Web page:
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PHOENIX -- Sen. Jon Kyl said he doesn't "feel totally safe" with Janet Napolitano at the helm of the Department of Homeland Security, given that agency's handling of the attempt to blow up a Detroit bound airliner.

At a press conference Tuesday, Kyl and fellow Sen. John McCain, both Republicans, detailed what they said was a breakdown of security that allowed Umar Farouk Abdulmutallab not only to board the plane but to be carrying explosives.

Kyl said it was bad enough that the Nigerian got on the plane in the first place given what should have been warning signals. But in response to a question about whether he feels secure with Napolitano heading Homeland Security, he said that is only part of the problem.

"I don't feel totally safe when we continue to have breakdowns such as occurred here," he said.

"There's a lot more that has to be done," Kyl explained. "And I'd feel more comfortable if the people who were responsible acknowledged in the very beginning that this is terrorism, that it may well be connected to other terrorists around the globe, and there are reasons to fix the system rather than trying to assure us that everything worked as it was supposed to."

Sara Kuban, the press secretary for Homeland Security, said at least some of what led to the Christmas day incident predates Napolitano's tenure. Kuban said the administration "is determined to find and fix the shortcomings in the system developed over the last several years" that led to the suspect being able to board the plane.

As to the charges by the two GOP senators, Kuban said Napolitano is focused on enhancing security, "not on the political back and forth that has come to define so much Washington."

Much of the criticism of Napolitano and the agency she runs stems from her comments following the botched bombing that "the system worked," comments that she has since reconsidered.

President Obama himself, in a statement issued Tuesday while he was on vacation in Hawaii, also distanced himself somewhat from Napolitano's claims.

He agreed with her that, after the suspect attempted to take down the flight, "it's clear that passengers and crew, our homeland security systems and our aviation security took all appropriate actions."

"But what's also clear is this: When our government has information on a known extremist and that information is not shared and acted upon as it should have been, so that this extremist boards a plane with dangerous explosives that could cost nearly 300 lives, a systemic failure has occurred," the president continued. "And I consider that totally unacceptable."

McCain said the fact the terrorist was subdued by passengers before being able to set off his bomb does not mean the agency, headed by the former Arizona governor, was doing its job. He said it needs to do more than just check passengers at the airport.

"That's the end of the line," McCain said.

"The beginning of the line is when this person goes to Yemen and gets training, and that person's father notifies U.S. authorities that his son is an extremist, that when that person pays cash for a ticket, when that person is on a watch list," he continued. "Those are the things you need to address so you're not getting it at the end of the line at the airport which is the most vulnerable point."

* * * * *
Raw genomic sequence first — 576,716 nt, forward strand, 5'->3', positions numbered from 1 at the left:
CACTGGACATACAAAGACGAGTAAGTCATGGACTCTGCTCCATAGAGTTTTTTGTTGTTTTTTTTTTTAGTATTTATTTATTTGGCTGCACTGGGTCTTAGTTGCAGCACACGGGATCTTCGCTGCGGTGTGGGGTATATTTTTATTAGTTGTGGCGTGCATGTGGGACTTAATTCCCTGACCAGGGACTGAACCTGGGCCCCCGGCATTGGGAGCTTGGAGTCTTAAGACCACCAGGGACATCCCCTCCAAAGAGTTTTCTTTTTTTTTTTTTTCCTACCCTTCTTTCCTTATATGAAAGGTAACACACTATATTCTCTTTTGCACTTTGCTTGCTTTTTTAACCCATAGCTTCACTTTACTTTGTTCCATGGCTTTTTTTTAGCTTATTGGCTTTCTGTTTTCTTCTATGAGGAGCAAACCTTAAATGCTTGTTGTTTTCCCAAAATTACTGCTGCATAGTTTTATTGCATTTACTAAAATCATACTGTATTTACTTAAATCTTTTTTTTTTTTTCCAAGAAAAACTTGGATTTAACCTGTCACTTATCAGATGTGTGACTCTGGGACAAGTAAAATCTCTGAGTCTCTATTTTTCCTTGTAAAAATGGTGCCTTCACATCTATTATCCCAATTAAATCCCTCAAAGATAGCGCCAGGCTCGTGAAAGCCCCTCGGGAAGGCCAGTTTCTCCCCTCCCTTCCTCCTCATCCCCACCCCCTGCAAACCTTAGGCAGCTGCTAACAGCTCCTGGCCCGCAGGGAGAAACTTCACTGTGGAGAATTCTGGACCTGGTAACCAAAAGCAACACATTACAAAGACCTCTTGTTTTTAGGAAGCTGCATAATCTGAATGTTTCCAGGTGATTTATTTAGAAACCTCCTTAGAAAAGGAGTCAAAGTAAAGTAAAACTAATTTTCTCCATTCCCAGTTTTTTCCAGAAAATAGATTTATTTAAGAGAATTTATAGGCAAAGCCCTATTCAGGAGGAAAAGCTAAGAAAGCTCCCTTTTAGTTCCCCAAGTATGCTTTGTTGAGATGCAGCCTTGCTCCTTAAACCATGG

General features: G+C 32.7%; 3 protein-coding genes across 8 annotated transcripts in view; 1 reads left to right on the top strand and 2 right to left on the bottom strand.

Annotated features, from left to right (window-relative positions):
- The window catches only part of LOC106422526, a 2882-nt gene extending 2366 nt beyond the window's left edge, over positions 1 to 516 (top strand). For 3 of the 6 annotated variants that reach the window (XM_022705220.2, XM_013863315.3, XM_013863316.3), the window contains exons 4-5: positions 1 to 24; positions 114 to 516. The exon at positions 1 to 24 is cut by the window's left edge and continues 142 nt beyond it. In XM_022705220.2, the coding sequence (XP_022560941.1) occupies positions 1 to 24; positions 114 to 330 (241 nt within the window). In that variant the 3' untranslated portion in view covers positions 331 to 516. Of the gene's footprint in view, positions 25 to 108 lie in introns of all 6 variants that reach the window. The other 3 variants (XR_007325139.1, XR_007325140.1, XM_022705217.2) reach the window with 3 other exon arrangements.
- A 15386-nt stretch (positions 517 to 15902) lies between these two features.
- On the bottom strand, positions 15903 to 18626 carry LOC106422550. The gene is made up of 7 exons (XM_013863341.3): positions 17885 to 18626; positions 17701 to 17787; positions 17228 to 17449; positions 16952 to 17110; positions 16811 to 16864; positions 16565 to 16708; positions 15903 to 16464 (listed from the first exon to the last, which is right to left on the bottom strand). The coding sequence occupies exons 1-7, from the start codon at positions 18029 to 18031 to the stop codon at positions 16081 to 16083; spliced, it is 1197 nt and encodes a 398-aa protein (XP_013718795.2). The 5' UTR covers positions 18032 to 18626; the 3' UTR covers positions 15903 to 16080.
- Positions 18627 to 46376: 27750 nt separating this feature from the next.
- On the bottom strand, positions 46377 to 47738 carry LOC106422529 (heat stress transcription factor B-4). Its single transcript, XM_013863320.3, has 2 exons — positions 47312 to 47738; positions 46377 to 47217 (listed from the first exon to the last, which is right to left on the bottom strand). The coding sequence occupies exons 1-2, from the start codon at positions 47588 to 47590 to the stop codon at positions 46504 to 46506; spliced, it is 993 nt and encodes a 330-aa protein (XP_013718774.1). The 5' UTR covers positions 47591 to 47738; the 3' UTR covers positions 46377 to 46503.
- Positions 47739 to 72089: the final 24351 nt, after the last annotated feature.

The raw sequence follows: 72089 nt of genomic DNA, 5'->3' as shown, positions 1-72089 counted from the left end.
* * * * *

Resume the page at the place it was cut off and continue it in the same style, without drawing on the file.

Kyl said he agrees that Homeland Security, with its focus on airport checkpoints, continues to look at on the wrong things.

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"You can do a lot of things to inconvenience Americans," he said.

"That's what terrorists want us to do," Kyl continued. "You can make it take us three hours to get through an airport for every legitimate flyer in this country or wanting to get to this country."

But he said the real answer is being able to recognize threats long before someone is on line, what with all the information that was available about the Nigerian citizen before he even boarded the plane.

"If you can't put all of those things together -- and you can do that with computers in real time -- then you're never going to be able to stop a more sophisticated terrorist, particularly one who might have better luck than this guy did," Kyl said.

McCain's comments about Napolitano were more muted than his colleague.

"I respect the president's choice and I want to work with her as much as possible," he said.

Napolitano had been Arizona's governor until Obama picked her for the homeland security post. Both Kyl and McCain supported her appointment and spoke favorably of it at the beginning of her Senate confirmation hearing.

Kyl had said "she will bring a wealth of experience to the department" and that her "distinguished career" had prepared her well for the position.

Kyl said one way to keep this country safer is to reauthorize the Patriot Act, passed in the wake of the 2001 attacks to give the government more power to monitor for terrorists and to collect and share intelligence. He said "the Left" is trying to undermine that in the name of civil rights.

"Stop this funny business of saying political correctness has to prevent us from connecting dots, when it's pretty clear that if you did connect the dots, you'd put somebody on a 'no fly' zone," Kyl said.

He said the law is there to get all the information needed, like the warning from the father, the cash payment, the lack of luggage and a report that the British government had denied him a visa.

"Those are dots that you connect," Kyl said.

He said the solution goes beyond breathing new life into the Patriot Act "without further restriction." Kyl said there also need to be mechanisms in place to allow various agencies to combine all that information and then take "appropriate action."

"I think that is what this administration hasn't adequately done," Kyl said.

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